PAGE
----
Important Things to Know About Swaddling

Swaddling, the practice of wrapping a baby snugly in a blanket, has been used for centuries to provide comfort and security to newborns. However, as with many parenting practices, it’s important to understand the right and safe way to swaddle. Here are some things to know.

The Benefits 

Swaddling can mimic the tight, cozy environment of the womb, providing a sense of security and comfort to your baby. By preventing sudden movements (startle reflex) that can wake a baby, swaddling can help improve sleep quality and duration.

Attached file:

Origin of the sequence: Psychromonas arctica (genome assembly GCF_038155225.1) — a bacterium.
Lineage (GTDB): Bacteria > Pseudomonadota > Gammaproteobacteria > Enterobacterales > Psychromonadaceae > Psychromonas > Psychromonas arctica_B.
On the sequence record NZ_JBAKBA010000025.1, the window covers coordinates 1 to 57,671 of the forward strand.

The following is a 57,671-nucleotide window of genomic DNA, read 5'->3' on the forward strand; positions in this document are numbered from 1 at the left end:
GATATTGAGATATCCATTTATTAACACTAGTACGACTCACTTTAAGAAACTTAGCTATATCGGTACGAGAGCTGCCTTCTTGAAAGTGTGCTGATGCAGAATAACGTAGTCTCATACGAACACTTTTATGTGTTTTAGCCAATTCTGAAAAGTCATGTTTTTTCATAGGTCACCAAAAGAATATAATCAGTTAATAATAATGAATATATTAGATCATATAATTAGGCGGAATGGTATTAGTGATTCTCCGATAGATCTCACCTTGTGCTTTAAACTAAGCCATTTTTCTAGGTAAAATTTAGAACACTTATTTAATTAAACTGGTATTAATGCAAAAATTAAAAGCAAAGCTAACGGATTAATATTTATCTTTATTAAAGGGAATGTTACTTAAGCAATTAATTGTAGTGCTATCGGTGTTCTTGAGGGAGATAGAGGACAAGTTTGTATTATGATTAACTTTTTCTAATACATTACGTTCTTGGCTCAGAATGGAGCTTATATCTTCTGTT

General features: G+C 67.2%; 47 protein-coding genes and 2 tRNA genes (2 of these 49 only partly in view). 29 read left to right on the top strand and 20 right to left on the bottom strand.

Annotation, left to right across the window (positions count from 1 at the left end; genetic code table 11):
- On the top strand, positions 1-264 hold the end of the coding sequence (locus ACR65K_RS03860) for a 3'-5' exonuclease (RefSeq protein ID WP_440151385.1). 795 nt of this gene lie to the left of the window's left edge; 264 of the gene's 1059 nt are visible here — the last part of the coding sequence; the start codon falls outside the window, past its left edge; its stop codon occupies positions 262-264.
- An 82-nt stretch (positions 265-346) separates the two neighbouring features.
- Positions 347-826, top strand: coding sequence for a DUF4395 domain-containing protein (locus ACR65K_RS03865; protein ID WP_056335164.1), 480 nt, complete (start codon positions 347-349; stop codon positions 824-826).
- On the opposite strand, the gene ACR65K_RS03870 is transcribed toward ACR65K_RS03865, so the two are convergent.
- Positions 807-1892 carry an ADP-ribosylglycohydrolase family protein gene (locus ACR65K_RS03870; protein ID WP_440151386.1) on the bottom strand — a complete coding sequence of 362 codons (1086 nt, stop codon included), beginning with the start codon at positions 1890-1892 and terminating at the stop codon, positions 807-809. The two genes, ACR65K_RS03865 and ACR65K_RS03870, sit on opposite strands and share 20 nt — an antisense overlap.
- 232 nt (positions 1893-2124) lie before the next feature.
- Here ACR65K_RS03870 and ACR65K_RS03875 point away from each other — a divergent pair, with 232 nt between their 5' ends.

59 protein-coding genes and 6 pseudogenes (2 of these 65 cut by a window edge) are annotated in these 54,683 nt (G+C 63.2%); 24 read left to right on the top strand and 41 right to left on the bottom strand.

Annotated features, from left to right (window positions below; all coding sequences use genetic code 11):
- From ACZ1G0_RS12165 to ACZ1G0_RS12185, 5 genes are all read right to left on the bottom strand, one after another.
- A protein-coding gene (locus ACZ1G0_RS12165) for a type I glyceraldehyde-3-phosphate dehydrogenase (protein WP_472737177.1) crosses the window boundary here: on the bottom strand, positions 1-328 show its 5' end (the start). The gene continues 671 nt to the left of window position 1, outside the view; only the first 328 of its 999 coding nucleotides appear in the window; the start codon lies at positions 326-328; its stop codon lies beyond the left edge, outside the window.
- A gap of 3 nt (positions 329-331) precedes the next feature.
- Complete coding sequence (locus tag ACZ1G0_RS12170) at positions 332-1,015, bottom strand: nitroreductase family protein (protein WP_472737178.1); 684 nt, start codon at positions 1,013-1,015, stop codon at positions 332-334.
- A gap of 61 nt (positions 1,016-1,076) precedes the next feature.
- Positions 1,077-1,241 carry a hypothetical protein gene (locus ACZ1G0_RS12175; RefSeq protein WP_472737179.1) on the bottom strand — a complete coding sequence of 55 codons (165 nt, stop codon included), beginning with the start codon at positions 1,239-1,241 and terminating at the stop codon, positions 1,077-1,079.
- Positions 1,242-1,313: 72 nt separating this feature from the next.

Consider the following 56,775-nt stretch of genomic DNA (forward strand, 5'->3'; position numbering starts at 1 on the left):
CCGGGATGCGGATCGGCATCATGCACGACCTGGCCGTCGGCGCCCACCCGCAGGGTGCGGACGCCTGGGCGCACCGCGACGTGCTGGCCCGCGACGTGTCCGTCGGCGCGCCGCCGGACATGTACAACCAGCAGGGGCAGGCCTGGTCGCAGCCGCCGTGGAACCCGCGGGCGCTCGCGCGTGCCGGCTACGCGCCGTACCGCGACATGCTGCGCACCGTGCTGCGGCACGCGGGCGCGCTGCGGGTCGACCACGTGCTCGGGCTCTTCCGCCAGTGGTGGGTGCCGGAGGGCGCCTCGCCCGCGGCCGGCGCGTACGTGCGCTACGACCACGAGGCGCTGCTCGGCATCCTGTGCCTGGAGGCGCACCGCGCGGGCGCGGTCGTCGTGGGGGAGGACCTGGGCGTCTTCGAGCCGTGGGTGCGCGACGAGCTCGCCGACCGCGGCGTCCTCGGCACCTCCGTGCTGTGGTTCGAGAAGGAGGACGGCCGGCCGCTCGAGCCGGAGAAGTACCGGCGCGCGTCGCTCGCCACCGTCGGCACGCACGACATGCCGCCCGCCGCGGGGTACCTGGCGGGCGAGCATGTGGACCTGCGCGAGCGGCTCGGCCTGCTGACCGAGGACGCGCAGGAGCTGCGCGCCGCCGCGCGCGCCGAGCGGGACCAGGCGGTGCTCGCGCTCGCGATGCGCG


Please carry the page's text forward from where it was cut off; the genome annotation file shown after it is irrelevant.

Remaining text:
While you want the swaddle to be snug, make sure it’s not too tight. You should be able to slide your hand between the blanket and your baby’s chest. A swaddle that’s too tight can restrict breathing and increase the risk of hip dysplasia.

When to Swaddle

Swaddling is usually most effective during the first two to three months of life. This is when the startle reflex is strongest and can frequently wake babies. Once your baby starts trying to roll over, it’s time to stop swaddling. Swaddling restricts arm movement, and if a swaddled baby rolls onto their stomach, it might not be able to roll back, increasing the risk of sudden infant death syndrome.